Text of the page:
Clinical trials offer promising new cervical cancer treatment options
Cervical cancer is the most common cancer in women worldwide. Finding effective therapies requires clinical trials, which can offer new options when other treatments have failed.
Leslie Randall, M.D., director of gynecologic oncology and a researcher at VCU Massey Cancer Center, discusses cervical cancer treatment, advances and current clinical trials underway at VCU Massey Cancer Center.
Cervical cancer diagnosis and treatment
“When a patient comes in with cervical cancer, it’s usually been diagnosed by an OB/GYN or a primary care doctor or through a biopsy,” Randall begins. “We do a pelvic exam to see what stage the cancer appears to be in. Sometimes that also requires a PET scan or CT scan, and sometimes even surgery to decide on the staging.”
Once the cancer stage is determined, your doctor can begin treating you. If you have early-stage cancer, you will have a hysterectomy to remove your uterus and cervix. Your lymph nodes are often biopsied at this time. If you wish to grow your family, you may be eligible for a special surgery to preserve your uterus.
If your cancer has spread outside your cervix, you will receive radiation with low-dose chemotherapy. If your cancer has spread farther, you will receive higher-dose chemotherapy.
Advances in cervical cancer treatment
HPV vaccine is the only preventive measure currently available to reduce your risk of cervical cancer. The vaccine is almost 100% effective in preventing cervical cancer. While it isn’t new, it is a significant advance.
In 2013, a drug called Avastin (bevacizumab) was developed. This drug improves long-term survival for cervical cancer patients. It was the last successful treatment developed for cervical cancer. Immunotherapy is now being studied as a means of treating this disease.
“Immunotherapy has really revolutionized the treatment of different types of cancer,” Randall says. “Immunotherapy makes sense for cervical cancer because it is caused by the HPV virus. HPV infection of the cervix is common, but most women with HPV don’t get cancer because their immune system can clear the virus. But sometimes their immune system is impaired, or it doesn’t do its job, and cancer develops. And so, it makes a lot of sense to try and restore that immune system with immunotherapy to help fight off cancer and help treat it.”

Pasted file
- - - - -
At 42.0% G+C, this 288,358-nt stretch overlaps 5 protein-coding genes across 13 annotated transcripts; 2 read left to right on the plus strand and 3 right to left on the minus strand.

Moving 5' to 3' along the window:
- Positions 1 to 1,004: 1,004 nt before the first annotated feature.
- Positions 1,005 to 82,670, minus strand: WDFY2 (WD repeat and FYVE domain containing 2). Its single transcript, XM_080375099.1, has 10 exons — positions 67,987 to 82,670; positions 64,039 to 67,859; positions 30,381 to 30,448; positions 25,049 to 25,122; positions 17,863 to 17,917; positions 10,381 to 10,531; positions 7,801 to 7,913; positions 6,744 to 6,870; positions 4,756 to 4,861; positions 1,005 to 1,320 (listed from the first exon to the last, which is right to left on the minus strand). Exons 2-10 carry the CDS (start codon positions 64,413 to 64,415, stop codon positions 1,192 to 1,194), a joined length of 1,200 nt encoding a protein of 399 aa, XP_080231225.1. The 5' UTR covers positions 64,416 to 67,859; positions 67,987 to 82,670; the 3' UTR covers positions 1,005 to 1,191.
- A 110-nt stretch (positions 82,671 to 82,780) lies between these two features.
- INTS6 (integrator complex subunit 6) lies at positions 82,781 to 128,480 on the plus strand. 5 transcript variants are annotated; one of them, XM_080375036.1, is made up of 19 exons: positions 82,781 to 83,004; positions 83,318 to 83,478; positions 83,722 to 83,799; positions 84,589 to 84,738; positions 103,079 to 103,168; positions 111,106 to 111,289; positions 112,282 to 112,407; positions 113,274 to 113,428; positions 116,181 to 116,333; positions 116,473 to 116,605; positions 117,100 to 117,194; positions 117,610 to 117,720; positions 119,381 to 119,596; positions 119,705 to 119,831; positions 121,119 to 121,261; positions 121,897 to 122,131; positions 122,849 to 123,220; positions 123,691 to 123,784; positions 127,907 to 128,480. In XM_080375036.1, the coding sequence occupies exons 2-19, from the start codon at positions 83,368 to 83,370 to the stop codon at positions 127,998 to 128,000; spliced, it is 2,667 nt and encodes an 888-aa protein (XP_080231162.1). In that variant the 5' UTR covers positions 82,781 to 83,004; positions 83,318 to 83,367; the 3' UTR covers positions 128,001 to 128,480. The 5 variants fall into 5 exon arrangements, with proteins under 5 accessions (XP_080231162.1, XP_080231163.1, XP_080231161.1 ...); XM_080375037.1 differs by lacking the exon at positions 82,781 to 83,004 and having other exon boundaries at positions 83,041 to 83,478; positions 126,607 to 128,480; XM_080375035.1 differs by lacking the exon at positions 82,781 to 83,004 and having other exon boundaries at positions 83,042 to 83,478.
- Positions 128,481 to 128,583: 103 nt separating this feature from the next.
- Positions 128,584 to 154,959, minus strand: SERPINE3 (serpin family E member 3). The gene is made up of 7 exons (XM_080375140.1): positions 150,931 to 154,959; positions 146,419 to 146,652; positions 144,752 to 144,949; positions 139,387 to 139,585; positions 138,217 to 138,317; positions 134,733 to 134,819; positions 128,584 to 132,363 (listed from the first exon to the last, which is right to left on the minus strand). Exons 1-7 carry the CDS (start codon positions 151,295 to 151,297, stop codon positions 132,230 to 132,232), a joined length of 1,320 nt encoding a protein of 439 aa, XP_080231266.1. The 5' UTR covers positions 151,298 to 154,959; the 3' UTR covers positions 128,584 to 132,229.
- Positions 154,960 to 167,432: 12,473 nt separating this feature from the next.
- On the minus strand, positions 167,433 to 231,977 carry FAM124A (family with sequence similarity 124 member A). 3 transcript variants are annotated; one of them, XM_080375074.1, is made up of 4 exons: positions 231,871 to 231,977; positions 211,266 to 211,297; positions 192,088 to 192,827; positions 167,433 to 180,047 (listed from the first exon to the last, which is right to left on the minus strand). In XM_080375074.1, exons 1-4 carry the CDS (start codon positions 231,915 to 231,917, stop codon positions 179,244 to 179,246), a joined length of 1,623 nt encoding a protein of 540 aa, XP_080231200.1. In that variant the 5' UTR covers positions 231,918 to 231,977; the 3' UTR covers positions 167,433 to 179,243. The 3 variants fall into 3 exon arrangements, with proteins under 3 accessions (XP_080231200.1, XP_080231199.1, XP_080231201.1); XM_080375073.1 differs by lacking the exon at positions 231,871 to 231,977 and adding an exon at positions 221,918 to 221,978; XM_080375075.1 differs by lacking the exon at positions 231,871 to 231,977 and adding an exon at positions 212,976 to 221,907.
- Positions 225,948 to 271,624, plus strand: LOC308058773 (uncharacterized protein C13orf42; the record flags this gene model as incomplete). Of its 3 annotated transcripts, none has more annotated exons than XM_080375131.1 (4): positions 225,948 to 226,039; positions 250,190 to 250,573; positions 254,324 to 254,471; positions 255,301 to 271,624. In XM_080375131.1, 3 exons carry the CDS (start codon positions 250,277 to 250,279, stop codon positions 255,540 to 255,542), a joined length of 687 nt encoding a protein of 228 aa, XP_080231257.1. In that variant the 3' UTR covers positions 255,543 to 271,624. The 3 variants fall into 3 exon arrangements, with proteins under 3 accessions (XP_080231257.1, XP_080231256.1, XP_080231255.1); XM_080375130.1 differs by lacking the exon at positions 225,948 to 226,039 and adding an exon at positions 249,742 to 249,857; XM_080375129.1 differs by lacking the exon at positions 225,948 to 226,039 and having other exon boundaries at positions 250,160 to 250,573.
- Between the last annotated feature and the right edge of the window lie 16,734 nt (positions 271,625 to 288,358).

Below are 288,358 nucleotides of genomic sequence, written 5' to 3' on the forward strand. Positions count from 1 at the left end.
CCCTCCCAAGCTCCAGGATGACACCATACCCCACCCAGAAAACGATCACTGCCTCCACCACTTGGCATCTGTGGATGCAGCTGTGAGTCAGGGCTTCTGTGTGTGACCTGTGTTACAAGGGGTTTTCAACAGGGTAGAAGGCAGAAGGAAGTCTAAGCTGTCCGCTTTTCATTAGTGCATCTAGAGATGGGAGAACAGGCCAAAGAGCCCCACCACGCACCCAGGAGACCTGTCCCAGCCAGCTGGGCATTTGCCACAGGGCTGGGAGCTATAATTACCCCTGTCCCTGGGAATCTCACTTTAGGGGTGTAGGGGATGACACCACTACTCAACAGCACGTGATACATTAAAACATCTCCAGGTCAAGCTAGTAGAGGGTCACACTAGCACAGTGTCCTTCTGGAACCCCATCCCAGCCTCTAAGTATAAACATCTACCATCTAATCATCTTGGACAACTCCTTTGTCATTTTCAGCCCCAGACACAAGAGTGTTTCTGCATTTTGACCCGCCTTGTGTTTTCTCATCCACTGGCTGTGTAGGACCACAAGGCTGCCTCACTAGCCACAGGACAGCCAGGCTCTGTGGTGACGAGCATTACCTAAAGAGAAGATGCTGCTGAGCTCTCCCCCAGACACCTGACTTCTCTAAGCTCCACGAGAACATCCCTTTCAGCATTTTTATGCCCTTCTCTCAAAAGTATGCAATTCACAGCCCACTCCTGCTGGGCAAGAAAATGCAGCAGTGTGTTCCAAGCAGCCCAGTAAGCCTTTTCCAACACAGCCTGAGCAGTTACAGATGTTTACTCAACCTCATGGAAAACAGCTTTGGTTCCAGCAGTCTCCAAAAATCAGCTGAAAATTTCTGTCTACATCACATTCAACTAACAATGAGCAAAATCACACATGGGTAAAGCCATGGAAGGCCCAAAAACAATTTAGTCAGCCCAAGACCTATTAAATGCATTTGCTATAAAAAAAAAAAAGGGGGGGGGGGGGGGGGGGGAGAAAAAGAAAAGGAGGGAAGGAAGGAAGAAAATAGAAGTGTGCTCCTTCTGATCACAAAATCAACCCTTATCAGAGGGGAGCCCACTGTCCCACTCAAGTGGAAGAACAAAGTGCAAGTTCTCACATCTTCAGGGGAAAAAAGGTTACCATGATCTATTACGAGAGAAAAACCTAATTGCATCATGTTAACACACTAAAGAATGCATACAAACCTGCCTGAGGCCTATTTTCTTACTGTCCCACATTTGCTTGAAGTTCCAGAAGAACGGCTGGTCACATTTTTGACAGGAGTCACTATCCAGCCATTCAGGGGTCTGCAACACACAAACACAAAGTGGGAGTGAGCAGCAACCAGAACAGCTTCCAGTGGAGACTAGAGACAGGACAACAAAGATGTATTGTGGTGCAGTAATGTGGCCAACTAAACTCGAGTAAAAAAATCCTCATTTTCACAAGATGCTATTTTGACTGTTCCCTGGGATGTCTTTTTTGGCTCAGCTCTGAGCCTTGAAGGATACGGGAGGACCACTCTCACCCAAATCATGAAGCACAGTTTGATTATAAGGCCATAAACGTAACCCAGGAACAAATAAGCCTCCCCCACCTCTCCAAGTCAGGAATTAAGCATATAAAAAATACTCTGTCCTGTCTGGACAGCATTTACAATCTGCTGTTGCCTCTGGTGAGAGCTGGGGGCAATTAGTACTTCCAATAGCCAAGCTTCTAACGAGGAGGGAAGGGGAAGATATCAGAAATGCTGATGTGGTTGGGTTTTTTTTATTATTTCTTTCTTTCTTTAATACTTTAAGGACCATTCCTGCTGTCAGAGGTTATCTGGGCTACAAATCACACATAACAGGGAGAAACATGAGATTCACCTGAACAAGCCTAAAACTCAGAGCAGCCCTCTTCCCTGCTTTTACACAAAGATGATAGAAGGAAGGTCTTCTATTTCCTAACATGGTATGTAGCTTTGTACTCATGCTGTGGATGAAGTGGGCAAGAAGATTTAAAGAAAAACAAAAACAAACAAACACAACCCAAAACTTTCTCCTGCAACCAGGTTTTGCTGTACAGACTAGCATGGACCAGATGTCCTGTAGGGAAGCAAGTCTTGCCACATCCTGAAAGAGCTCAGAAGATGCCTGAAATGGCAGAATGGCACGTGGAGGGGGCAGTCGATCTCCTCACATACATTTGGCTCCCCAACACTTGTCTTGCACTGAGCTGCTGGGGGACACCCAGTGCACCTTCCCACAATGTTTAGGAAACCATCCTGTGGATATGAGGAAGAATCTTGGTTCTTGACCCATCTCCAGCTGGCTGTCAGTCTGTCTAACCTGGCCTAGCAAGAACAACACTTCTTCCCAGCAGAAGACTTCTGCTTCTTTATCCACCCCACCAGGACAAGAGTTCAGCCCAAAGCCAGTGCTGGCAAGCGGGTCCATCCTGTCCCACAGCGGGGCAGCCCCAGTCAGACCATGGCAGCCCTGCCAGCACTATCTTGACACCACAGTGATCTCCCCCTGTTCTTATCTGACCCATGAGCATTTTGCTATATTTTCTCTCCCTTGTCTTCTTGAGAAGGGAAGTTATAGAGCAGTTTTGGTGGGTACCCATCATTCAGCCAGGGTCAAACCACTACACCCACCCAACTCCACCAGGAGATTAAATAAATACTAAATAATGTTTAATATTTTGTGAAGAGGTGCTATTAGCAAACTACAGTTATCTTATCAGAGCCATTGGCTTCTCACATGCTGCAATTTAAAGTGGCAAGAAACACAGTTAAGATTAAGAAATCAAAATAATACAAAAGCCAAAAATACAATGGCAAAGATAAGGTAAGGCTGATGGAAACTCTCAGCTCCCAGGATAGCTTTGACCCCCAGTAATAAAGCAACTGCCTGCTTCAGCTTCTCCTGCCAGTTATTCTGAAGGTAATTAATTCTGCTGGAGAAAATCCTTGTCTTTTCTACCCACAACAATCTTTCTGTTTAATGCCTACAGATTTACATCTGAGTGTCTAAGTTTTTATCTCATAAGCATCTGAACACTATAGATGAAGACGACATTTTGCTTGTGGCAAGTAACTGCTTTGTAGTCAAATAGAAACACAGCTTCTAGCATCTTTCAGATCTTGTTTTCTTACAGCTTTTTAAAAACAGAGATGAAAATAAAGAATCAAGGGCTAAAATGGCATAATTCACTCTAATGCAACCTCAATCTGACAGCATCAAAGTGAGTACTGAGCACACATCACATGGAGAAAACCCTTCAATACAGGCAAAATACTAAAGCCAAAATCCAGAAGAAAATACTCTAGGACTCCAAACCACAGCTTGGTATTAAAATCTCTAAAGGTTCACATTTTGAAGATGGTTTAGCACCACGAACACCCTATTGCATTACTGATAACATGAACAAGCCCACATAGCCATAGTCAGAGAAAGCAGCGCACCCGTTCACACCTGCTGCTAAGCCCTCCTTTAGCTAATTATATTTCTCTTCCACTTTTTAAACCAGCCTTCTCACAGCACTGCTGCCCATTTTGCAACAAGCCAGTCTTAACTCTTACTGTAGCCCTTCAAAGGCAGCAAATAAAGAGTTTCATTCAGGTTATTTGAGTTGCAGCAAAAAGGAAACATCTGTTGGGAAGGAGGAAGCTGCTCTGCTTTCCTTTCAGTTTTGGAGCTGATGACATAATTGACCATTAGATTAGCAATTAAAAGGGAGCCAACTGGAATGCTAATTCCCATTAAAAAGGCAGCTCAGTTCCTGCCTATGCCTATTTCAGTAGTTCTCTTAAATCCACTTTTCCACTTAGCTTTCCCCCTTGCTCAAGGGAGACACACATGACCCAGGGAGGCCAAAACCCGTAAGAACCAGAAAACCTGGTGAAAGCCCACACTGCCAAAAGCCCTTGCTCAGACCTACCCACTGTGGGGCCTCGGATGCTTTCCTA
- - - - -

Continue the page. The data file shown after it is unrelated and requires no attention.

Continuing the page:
Current clinical trials at VCU Massey Cancer Center
“Any new treatment that we have carries risk,” Randall notes. “We do these trials to find out if the treatments are safe and effective.”
Randall manages cervical cancer clinical trials for the Gynecologic Oncology Group Foundation. Three of these trials are taking place at VCU Massey Cancer Center.
The first trial pairs chemotherapy and radiation with an immunotherapy drug called pembrolizumab. This drug is given during and after radiation as “maintenance” to keep cancer away.
The second trial is for women whose cervical cancer has spread throughout their body or whose cancer has returned despite surgery or radiation. This trial will test if standard chemotherapy is better with or without the immune therapy atezolizumab.
The third trial is studying the effectiveness of a dual immunotherapy drug, AK104. In this therapy, a single treatment contains two different drugs. “This therapy targets two different parts of the immune system to help the immune system work better to treat the cancer,” Randall shares.
“It’s very exciting to have movement in cervical cancer research,” Randall states. “As a cervical cancer leader in a national group, I’ve seen where we’ve been, with really no advances in cervical cancer treatment, to where we are today. Women with cervical cancer now have opportunities to access new treatments in the same way that women with breast cancer, colon cancer and lung cancer have had access to. Now, cervical cancer is getting its day.”